In conjunction with our virtual exhibition Dis/placements: Revisitations of Home, we are posting responses to artist’s works from interns, students, and others both on and off the College of Charleston campus. Visit the exhibition at displacements.org.
Wrote the poet John Ashbery, “The room I entered was a dream of this room. / Surely all those feet on the sofa were mine.” It is this uncanny merging of past and present, this sense of déjà vu, that lends Tanja Softić’s Night Blooms series its unique power. In Softić’s work, present and future grow out of the past: remnants of previous eras are visible everywhere, memory mixes with present experience, and the motion of time is not linear, but a series of superimpositions. Should we dig through the new growth of any present, or any budding future, we will find a past beneath it: a past, for Softić, that contains the memory of a lost homeland.
I have only known one home—Charleston—a city that seems, to me, like a paradigm of Softić’s exploration into how our present often grows out of difficult pasts. With the legacy of slavery at the city’s very foundation, Charleston’s present and future must be taken in the context of their painful past. By exploring her concept of home in Night Blooms, Softić sheds light on my own home, on the responsibility of recognizing and responding to painful histories, on the thin and shifting boundaries between our pasts and presents, between our memories and futures, between the earth and what blooms from it.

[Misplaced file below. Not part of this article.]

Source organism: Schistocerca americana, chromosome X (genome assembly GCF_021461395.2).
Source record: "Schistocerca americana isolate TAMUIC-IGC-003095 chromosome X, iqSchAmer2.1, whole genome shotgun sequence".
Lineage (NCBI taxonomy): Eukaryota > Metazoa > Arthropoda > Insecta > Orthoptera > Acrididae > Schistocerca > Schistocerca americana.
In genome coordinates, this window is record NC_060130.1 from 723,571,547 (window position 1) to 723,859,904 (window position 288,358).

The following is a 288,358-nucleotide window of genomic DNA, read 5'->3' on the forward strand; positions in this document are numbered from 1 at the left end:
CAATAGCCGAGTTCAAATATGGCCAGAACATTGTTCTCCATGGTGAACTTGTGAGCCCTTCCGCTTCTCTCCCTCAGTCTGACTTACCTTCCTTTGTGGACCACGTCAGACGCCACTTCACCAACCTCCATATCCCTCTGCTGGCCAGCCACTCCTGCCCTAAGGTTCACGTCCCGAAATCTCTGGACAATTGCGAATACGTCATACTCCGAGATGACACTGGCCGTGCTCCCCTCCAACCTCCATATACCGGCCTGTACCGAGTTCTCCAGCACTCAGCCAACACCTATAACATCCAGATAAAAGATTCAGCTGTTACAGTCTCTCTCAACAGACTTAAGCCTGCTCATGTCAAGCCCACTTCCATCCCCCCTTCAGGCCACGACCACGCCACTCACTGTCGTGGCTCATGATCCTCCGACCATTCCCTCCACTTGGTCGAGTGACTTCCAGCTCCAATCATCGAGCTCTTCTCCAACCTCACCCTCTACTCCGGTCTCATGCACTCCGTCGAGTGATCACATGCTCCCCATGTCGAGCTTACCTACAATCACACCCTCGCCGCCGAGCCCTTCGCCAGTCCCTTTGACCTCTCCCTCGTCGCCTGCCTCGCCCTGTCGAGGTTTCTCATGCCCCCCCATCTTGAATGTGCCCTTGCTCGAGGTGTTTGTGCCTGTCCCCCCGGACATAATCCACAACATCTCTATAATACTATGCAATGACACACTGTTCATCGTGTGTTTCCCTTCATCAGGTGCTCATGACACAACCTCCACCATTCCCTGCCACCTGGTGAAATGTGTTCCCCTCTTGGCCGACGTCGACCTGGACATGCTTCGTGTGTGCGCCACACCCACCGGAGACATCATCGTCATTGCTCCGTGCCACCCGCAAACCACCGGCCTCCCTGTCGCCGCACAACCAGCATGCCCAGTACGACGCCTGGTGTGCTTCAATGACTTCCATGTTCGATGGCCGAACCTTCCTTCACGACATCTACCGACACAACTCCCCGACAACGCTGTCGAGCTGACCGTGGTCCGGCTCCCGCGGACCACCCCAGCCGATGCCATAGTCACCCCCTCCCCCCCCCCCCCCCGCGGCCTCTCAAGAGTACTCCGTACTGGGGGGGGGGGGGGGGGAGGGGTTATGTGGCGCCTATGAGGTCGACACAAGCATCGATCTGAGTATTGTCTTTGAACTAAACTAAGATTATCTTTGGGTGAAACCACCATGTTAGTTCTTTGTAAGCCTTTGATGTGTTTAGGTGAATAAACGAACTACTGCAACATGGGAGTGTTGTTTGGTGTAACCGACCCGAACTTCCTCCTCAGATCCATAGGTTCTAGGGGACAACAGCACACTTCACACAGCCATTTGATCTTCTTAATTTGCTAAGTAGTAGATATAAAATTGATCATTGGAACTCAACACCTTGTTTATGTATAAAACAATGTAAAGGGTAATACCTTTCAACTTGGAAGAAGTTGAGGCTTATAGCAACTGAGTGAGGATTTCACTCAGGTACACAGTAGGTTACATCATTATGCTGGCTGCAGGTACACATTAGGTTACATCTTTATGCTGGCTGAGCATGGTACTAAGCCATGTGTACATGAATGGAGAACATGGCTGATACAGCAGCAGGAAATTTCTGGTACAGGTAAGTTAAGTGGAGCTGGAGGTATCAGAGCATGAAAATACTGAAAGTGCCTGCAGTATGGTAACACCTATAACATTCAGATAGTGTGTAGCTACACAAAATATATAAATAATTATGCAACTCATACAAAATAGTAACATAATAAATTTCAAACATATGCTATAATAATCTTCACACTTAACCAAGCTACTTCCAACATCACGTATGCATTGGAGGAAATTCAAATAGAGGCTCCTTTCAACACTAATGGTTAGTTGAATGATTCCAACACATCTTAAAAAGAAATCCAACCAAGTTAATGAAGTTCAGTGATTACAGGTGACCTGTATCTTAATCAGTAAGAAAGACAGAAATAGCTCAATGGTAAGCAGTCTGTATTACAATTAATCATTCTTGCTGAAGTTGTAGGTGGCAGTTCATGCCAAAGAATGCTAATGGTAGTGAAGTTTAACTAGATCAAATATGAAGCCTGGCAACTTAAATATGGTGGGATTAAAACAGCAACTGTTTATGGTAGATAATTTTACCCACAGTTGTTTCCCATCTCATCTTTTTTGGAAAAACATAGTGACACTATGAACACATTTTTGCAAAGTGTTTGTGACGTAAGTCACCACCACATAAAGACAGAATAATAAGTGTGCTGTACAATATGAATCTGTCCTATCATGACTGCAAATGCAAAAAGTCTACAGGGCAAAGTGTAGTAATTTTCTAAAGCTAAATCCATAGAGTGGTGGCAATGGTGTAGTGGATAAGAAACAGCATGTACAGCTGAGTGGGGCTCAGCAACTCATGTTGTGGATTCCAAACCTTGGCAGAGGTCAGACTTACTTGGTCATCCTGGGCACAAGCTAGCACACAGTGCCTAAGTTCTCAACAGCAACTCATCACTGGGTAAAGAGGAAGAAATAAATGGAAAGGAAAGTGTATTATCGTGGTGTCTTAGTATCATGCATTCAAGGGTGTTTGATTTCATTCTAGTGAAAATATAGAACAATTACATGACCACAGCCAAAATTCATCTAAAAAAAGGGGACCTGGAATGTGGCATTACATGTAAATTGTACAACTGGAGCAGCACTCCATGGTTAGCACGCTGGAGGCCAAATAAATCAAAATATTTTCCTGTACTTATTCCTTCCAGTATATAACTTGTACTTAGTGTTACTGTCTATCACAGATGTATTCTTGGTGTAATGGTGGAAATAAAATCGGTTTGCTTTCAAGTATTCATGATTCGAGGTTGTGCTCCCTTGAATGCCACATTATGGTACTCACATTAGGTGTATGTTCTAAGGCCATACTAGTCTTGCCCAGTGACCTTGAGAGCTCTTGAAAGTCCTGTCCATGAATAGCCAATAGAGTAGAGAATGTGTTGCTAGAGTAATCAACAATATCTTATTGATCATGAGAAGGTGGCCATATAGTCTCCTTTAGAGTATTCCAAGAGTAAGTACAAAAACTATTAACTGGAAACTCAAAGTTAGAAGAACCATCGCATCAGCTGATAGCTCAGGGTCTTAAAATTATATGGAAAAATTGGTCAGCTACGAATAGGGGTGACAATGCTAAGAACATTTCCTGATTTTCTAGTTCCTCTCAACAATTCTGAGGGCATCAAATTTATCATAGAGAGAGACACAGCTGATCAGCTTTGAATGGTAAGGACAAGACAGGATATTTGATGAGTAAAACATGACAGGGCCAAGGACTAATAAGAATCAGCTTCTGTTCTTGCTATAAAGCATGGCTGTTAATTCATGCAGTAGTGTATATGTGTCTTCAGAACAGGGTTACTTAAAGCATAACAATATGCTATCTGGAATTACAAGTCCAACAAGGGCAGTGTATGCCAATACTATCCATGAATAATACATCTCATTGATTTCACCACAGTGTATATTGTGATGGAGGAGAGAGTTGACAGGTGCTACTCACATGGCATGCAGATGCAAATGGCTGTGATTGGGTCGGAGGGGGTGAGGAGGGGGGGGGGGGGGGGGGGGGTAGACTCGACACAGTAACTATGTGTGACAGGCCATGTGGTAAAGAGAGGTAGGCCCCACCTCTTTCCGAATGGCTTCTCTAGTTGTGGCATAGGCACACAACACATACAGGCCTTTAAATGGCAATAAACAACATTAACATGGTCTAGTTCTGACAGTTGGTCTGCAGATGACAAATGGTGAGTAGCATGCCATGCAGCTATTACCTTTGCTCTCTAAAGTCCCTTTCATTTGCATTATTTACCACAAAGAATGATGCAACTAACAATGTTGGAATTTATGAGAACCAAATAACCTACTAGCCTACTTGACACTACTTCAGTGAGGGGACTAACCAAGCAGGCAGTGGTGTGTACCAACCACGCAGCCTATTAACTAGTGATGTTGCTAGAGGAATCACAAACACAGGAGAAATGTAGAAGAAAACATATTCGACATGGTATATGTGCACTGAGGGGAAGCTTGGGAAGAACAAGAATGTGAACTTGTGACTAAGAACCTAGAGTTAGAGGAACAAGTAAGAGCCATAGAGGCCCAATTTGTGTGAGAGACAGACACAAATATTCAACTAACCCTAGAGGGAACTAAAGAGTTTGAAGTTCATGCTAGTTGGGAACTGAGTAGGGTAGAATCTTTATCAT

-by Isabel Prioleau, Halsey Institute intern
Top: Tanja Softić, Night Blooms: Windows, 2019. Photogravure, aquatint, chine-collé, digital print. 12 x 24″. Image courtesy the artist
Middle: Tanja Softić, Night Blooms: Streets, 2019. Photogravure, aquatint, chine-collé, digital print. 12 x 24″. Image courtesy the artist